On 3/6/06, Jim Weirich <jim / weirichhouse.org> wrote:
> Mark Volkmann wrote:
> > On 3/6/06, Austin Ziegler <halostatue / gmail.com> wrote:
> >
> >> >  spec.autorequire = 'init.rb'
> >>
> >> The #autorequire is deprecated at this point and is not recommended in
> >> any way. RubyGems still supports it, but I believe that the next version
> >> will be spouting some warnings at people who use autorequire in building
> >> their gems. Since you're using a secondary call to do the load, you can
> >> mandate that lib/init.rb is the file to load and have your loader do the
> >> require yourself.
> >
> > Maybe I misunderstood this, but I thought "require_gem {gem-name}"
> > used the autorequire attribute to know which file from the gem to
> > load. Is that correct? If so, what will happen to require_gem when
> > autorequire goes away?
>
> The preferred way of requiring files is to use a plain require.  Unless
> something tricky is going on, this will work with both gem and non-gem
> installed software (assuming you load rubygems beforehand if you are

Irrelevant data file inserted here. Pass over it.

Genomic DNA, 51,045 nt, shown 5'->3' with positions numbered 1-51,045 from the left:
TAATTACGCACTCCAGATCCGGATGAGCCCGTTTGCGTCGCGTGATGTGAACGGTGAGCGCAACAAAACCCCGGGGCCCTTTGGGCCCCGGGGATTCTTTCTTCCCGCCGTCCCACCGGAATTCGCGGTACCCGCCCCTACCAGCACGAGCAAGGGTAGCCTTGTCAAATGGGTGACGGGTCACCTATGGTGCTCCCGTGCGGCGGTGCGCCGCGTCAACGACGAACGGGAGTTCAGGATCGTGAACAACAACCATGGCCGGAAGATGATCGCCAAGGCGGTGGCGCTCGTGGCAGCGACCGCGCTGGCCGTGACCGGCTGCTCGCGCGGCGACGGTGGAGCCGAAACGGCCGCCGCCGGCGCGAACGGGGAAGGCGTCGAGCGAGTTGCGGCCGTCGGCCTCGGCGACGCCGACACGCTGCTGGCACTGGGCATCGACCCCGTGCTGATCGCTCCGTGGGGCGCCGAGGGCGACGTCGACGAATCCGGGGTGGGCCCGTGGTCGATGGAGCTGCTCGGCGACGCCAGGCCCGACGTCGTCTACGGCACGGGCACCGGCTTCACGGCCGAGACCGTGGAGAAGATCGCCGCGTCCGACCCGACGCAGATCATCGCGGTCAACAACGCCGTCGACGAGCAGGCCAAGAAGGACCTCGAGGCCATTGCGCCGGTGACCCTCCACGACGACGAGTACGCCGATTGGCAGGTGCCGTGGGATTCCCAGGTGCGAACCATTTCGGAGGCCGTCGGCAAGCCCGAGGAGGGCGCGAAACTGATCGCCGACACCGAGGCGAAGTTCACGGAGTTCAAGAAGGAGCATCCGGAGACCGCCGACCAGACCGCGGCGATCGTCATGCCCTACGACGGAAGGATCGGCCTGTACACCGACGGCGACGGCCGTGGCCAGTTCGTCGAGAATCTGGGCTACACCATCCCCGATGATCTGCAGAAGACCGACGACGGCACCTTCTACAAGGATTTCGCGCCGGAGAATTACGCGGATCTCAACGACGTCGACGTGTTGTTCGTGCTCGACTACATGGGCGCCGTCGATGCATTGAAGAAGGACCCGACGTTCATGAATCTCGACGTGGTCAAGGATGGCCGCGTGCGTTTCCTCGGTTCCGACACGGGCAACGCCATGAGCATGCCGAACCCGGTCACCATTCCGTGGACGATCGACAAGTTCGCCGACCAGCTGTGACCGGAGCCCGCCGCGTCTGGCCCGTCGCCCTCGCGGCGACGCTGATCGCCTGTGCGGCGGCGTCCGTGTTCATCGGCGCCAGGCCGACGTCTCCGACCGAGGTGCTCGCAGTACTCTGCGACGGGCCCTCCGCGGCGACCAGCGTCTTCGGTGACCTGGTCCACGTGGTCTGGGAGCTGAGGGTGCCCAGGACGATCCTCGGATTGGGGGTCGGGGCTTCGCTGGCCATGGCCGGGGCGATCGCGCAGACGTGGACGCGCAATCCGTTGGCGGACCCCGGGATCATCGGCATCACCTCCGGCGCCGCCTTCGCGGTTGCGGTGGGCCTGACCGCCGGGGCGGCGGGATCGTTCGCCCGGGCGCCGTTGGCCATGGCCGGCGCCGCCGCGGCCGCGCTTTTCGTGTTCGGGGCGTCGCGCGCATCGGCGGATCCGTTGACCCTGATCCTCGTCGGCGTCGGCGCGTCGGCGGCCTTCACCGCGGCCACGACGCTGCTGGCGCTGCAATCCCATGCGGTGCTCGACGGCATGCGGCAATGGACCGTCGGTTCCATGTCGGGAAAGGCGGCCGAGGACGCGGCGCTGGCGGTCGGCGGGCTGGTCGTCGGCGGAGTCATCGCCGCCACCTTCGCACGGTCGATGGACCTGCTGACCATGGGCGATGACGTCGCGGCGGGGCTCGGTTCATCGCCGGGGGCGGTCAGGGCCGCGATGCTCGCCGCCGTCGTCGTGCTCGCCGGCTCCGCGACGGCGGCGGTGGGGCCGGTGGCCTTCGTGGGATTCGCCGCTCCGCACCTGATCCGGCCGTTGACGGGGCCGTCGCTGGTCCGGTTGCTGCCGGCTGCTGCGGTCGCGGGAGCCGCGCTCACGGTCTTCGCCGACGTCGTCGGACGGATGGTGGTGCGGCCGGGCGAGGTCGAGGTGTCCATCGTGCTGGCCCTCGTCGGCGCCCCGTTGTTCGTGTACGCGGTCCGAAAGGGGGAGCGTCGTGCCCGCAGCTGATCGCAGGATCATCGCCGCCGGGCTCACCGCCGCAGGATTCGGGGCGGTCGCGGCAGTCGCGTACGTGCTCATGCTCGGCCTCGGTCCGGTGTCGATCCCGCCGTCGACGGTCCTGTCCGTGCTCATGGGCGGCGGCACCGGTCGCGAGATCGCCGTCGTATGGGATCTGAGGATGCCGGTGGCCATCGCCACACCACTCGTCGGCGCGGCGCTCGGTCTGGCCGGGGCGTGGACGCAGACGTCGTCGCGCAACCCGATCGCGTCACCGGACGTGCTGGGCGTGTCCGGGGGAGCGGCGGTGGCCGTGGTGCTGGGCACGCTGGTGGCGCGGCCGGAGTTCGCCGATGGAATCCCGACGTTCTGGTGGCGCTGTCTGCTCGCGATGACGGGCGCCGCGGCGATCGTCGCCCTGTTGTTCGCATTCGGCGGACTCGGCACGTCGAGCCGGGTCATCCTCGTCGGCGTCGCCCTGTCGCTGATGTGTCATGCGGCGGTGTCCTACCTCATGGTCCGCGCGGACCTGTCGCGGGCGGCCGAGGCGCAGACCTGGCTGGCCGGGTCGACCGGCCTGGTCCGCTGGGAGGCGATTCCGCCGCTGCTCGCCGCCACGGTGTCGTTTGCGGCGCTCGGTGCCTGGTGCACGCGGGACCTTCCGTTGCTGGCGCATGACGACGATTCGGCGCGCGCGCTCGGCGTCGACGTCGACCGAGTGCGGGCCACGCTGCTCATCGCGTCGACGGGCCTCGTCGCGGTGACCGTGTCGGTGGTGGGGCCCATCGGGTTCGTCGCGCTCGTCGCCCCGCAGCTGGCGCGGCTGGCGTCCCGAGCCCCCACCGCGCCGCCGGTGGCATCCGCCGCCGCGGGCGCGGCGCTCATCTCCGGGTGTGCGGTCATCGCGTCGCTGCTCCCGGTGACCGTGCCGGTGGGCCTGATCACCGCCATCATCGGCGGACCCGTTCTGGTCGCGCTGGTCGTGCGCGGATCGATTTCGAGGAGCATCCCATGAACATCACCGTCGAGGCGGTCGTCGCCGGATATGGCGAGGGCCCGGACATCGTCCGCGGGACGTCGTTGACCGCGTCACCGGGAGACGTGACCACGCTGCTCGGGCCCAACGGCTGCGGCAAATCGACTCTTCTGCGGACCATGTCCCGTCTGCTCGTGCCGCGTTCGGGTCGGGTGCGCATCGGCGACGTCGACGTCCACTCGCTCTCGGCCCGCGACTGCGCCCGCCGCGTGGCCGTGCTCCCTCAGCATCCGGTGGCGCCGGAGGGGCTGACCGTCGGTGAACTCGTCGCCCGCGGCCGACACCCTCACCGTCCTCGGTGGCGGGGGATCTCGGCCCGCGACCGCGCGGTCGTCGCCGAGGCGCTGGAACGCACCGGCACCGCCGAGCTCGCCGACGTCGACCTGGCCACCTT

> using gem installs).
>
> The require_gem is really only needed if you want a particular version
> of gem installed, in which case you just *add* the require_gem statement
> in a nice, centrally controlled location in your code (because you don't
> want to spread version dependencies throughout your code base), and do
> the normal requires.
>
> This is probably with an example:
>
> If you want you use the foo file in the foobar gem, just do whereever
> needed in your code base:
>
>    require 'foo'

The problem I have with this is that maybe all I know is that I want
to use the foobar gem in my code. How am I supposed to know that the
main file I should require is foo.rb?  Maybe the main file of each gem
should always have the same name as the gem.

--
R. Mark Volkmann
Partner, Object Computing, Inc.